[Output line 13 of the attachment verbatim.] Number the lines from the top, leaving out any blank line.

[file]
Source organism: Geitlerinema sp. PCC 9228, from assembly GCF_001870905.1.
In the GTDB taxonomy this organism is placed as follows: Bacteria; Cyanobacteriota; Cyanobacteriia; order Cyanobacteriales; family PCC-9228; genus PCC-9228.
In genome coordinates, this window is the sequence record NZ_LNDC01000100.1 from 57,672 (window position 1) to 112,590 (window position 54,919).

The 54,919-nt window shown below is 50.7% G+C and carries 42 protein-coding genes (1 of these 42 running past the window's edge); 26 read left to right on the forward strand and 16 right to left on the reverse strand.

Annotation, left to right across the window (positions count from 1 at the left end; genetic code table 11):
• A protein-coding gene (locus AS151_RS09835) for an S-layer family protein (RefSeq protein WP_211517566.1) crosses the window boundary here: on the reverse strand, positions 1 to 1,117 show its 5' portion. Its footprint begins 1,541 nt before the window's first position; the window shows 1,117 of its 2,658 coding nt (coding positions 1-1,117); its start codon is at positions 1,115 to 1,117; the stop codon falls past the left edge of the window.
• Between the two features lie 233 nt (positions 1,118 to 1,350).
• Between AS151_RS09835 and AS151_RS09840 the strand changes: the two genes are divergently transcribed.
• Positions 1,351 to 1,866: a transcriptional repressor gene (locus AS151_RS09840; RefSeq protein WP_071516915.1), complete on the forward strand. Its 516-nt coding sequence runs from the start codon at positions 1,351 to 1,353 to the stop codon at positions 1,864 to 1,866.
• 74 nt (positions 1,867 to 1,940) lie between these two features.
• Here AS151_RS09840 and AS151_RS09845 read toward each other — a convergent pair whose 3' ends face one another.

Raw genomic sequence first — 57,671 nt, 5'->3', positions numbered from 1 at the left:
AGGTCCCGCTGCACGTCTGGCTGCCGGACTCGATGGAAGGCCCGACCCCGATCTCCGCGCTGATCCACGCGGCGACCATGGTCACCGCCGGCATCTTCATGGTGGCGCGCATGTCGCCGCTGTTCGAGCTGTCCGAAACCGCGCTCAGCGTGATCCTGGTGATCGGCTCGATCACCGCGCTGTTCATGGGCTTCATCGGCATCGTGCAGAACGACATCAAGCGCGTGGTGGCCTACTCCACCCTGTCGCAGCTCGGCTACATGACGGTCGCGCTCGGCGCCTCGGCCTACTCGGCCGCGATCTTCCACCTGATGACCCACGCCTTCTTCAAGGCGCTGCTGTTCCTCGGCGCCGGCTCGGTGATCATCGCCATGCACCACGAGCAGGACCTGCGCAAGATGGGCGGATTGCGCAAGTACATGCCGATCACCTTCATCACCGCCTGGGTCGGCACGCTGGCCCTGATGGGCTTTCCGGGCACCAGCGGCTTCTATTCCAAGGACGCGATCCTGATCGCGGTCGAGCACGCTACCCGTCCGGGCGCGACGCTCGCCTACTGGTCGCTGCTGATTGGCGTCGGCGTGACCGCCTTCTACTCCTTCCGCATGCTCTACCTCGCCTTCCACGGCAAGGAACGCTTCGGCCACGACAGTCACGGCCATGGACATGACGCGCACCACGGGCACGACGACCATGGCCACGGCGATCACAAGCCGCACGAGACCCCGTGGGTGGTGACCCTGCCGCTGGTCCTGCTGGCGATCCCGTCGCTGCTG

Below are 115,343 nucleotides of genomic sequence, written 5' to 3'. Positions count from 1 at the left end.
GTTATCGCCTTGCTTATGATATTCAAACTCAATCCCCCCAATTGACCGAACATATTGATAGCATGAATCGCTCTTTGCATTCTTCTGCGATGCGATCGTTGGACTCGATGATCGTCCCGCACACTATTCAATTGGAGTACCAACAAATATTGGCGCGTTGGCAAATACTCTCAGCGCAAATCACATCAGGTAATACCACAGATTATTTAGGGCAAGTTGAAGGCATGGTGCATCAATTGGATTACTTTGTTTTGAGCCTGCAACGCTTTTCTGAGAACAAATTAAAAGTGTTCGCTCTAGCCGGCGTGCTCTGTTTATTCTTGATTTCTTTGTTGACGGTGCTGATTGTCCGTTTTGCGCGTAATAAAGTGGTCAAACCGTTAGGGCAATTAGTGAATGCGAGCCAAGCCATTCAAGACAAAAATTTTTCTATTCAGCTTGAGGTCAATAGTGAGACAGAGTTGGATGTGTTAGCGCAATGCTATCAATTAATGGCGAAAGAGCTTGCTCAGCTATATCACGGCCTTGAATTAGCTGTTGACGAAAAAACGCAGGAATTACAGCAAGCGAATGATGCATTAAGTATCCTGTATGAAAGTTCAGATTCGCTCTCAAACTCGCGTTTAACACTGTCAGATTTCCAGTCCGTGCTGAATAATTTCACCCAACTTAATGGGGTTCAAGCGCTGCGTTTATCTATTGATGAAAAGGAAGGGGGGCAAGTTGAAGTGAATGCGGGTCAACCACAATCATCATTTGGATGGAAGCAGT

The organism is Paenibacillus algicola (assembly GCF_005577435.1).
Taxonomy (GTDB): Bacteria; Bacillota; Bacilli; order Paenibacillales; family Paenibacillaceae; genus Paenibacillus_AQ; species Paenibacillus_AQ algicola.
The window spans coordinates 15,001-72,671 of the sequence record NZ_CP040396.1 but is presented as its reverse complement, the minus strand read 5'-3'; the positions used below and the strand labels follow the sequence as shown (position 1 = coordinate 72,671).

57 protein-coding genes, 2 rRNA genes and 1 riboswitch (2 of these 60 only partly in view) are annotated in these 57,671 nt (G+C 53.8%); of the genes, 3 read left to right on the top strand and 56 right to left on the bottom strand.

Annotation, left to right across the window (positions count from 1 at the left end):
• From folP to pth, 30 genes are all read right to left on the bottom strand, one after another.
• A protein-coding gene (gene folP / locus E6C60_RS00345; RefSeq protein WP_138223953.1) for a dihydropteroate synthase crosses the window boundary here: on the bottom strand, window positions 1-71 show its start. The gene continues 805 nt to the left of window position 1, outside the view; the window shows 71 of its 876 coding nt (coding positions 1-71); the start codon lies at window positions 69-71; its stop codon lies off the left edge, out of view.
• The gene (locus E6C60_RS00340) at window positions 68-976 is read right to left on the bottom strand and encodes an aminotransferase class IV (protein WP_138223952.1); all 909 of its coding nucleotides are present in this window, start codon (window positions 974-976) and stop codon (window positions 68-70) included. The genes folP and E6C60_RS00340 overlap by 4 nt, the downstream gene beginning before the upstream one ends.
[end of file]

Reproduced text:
AGGTCCCGCTGCACGTCTGGCTGCCGGACTCGATGGAAGGCCCGACCCCGATCTCCGCGCTGATCCACGCGGCGACCATGGTCACCGCCGGCATCTTCATGGTGGCGCGCATGTCGCCGCTGTTCGAGCTGTCCGAAACCGCGCTCAGCGTGATCCTGGTGATCGGCTCGATCACCGCGCTGTTCATGGGCTTCATCGGCATCGTGCAGAACGACATCAAGCGCGTGGTGGCCTACTCCACCCTGTCGCAGCTCGGCTACATGACGGTCGCGCTCGGCGCCTCGGCCTACTCGGCCGCGATCTTCCACCTGATGACCCACGCCTTCTTCAAGGCGCTGCTGTTCCTCGGCGCCGGCTCGGTGATCATCGCCATGCACCACGAGCAGGACCTGCGCAAGATGGGCGGATTGCGCAAGTACATGCCGATCACCTTCATCACCGCCTGGGTCGGCACGCTGGCCCTGATGGGCTTTCCGGGCACCAGCGGCTTCTATTCCAAGGACGCGATCCTGATCGCGGTCGAGCACGCTACCCGTCCGGGCGCGACGCTCGCCTACTGGTCGCTGCTGATTGGCGTCGGCGTGACCGCCTTCTACTCCTTCCGCATGCTCTACCTCGCCTTCCACGGCAAGGAACGCTTCGGCCACGACAGTCACGGCCATGGACATGACGCGCACCACGGGCACGACGACCATGGCCACGGCGATCACAAGCCGCACGAGACCCCGTGGGTGGTGACCCTGCCGCTGGTCCTGCTGGCGATCCCGTCGCTGCTG